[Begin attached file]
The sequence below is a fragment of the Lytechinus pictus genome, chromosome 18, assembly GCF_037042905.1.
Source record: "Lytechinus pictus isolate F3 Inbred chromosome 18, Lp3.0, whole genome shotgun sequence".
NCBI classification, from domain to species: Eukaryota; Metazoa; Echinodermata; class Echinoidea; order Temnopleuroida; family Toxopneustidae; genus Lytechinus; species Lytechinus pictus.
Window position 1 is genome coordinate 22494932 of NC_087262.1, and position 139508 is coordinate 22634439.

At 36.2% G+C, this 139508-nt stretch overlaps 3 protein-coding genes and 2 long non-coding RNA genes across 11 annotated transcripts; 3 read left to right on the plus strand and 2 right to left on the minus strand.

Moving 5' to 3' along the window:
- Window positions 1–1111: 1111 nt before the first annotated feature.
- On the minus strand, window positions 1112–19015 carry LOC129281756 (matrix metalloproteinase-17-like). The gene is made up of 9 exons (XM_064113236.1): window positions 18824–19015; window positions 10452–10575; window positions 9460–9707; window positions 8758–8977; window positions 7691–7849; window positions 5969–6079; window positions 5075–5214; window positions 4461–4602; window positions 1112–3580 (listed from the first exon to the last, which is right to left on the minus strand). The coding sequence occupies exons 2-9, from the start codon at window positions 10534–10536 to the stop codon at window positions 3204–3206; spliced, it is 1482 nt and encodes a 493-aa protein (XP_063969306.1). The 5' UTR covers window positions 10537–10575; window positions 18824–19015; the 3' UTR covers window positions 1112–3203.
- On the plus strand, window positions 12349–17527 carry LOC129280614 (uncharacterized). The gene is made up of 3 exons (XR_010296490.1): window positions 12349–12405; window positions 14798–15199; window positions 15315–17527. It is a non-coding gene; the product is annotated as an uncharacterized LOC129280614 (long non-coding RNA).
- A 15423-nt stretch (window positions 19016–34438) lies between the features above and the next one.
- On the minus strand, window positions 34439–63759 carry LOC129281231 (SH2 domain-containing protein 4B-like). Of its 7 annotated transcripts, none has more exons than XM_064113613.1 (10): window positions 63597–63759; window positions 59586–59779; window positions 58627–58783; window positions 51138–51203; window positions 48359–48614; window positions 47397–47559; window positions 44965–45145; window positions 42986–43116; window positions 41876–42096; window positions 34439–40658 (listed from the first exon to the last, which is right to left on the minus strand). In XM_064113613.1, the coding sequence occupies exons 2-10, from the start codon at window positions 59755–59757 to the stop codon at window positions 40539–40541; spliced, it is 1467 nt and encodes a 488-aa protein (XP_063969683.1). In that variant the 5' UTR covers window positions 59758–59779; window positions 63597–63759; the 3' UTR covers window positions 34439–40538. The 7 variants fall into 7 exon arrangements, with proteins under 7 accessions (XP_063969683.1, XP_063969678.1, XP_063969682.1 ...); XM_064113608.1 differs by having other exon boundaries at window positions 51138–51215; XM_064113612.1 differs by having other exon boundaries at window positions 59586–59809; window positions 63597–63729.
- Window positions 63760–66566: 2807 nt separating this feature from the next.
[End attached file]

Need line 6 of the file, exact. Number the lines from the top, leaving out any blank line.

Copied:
Moving 5' to 3' along the window: